The lingering darkness of America’s Confederate past
NORMAN J. DOTSON JR. | 8/24/2015, 7:14 a.m. | Updated on 8/25/2015, 1:05 p.m.
The Dallas Examiner
In the wake of the tragic Charleston massacre in South Carolina, an incident that cost nine people their lives, the country has had to come to grips with a multitude of issues ranging from mental health to gun control and the ever sensitive race relations in reference to historic markers of the United States of America’s darkest era to date, the Civil War. Even though they were defeated, the Confederacy lives on through its descendants and its flag that is still allowed to wave in many places throughout the South, which has been the cause of countless debates and protests.
The symbols of the Confederate Army are just as divisive today as they were a little over 150 years ago. Throughout the South monuments can be seen glorifying those who fought for the seven states that made up the Confederacy. Dozens of public institutions either house these monuments or are named after influential Confederate leaders, leading many, minorities in particular, to demand that they be removed at once.
The Dallas chapter of the NAACP has started a push to have these symbols removed from federal properties spearheaded by newly appointed chapter president, Arthur Fleming.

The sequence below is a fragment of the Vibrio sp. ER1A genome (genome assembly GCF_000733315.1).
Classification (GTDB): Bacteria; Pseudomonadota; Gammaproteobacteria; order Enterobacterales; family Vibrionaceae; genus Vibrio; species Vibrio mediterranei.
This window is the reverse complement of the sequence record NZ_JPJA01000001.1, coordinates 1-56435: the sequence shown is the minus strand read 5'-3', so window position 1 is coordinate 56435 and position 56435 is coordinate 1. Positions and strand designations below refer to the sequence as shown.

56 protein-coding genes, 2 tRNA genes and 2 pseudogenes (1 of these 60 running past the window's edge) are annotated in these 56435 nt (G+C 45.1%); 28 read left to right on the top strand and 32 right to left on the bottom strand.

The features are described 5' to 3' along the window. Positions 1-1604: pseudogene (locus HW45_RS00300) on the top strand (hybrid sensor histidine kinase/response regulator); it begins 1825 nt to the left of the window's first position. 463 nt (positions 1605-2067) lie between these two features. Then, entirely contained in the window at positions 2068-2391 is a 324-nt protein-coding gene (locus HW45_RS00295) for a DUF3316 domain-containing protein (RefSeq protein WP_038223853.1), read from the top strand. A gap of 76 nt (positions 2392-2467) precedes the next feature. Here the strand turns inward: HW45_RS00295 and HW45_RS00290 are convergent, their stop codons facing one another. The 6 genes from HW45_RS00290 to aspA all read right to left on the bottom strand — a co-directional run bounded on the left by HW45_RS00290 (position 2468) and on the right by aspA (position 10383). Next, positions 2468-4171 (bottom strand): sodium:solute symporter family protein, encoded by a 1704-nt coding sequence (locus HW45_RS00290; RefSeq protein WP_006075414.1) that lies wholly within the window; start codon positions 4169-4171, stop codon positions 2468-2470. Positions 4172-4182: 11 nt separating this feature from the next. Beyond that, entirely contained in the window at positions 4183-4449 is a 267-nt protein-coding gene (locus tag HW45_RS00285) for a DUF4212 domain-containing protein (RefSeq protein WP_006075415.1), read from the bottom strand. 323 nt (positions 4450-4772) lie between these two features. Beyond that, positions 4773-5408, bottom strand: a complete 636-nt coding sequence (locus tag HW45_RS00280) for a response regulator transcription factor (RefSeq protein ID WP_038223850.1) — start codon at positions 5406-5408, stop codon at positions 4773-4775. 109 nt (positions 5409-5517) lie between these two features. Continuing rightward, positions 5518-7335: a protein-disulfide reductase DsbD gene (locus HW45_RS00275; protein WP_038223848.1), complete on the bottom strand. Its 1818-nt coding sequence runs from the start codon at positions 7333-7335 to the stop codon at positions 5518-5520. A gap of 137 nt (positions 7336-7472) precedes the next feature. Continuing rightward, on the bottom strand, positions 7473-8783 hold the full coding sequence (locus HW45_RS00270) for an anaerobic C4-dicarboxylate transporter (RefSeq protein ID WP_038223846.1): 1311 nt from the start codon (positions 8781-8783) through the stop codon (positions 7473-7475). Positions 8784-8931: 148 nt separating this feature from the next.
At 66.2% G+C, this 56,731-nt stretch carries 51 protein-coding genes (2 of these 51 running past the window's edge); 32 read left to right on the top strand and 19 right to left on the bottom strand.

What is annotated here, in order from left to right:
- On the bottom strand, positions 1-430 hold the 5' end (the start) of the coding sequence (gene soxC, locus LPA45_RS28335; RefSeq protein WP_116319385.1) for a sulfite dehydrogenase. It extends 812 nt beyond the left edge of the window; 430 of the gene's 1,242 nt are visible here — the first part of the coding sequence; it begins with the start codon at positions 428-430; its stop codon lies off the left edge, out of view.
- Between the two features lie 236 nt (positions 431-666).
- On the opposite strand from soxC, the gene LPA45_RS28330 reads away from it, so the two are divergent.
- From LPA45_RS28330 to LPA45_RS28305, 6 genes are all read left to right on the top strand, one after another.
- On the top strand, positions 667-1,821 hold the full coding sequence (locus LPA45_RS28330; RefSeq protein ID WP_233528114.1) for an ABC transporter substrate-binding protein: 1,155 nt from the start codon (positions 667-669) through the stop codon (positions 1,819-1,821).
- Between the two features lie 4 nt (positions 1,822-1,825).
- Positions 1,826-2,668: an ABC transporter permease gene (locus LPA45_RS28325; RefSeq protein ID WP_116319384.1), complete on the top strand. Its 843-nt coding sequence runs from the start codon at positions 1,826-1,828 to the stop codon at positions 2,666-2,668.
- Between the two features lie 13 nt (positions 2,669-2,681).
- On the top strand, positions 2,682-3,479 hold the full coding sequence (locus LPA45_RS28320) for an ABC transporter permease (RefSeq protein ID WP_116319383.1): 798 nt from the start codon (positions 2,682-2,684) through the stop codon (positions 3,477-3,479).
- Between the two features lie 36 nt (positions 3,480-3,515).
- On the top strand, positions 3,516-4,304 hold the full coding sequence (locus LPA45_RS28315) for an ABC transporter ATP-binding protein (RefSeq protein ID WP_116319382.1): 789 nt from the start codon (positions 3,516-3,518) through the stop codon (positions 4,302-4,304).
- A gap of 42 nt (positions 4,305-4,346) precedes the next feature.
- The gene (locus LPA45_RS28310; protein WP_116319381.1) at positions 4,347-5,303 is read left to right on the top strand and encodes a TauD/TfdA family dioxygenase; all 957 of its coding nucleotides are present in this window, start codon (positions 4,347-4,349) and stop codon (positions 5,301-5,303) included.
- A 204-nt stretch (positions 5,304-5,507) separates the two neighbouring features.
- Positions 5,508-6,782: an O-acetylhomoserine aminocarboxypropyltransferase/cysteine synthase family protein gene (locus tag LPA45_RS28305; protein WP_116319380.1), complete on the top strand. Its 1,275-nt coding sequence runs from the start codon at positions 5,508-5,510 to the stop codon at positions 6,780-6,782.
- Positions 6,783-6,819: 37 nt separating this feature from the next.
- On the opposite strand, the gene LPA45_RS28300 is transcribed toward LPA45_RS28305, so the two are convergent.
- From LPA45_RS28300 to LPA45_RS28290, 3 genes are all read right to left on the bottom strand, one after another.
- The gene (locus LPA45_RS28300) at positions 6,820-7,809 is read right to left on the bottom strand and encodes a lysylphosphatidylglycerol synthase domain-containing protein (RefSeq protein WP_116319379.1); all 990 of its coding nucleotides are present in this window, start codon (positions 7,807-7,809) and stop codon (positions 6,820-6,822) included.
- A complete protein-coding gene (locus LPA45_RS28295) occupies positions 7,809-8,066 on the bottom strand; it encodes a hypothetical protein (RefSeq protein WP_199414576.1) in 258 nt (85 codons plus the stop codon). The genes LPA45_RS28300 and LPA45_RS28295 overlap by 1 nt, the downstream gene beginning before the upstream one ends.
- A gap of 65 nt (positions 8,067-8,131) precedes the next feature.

“What we are asking them [Dallas City Officials] to do is commission a team of artists, historians, community organizations to look for where all these symbols are and begin a conversation about where they all need to go,” Fleming said. “In that we also want to weave in the conversation on race to get that discussion started.”
Believing that the nation is in a time where change can occur, Fleming is hopeful that this initiative will strike up the much-needed dialog about race relations and what the true meaning of the Confederacy was for American history.
“I think everybody understands what those symbols stand for,” Fleming stated, saying that anyone who chooses to stand up for the Confederate symbols in this atmosphere will have a difficult time doing so.
A notable landmark in Dallas that houses Confederate monuments is Downtown’s Pioneer Park, which is the home to the Confederate War Memorial consisting of statues of historic figures such as Gen. Robert E. Lee and Confederate President Jefferson Davis. Commissioned to be built by Frank Teich and dedicated to the United Daughters of the Confederacy in 1896, it was relocated from Old City Park to Pioneer Park in 1961 due to the construction on R.L. Thornton Freeway. This monument is one of the first that Flemings hopes gets looked into.
Along with the symbols, certain places hold Confederate traditions, such as South Garland High School – home of the Southern Colonels located on Colonel Drive – who up until the early 1990’s used the Confederate flag as their predominant image in their shield. The flag was also displayed on the school’s logo, which was replaced by crossed swords in front of the school’s initials. Still, the school’s fight song continued to be sung to the tune of Dixie. Many students also use the flag as a way to “celebrate” the school’s supposed “Southern Heritage” at many of the school’s functions while the district itself does not recognize the flag at all.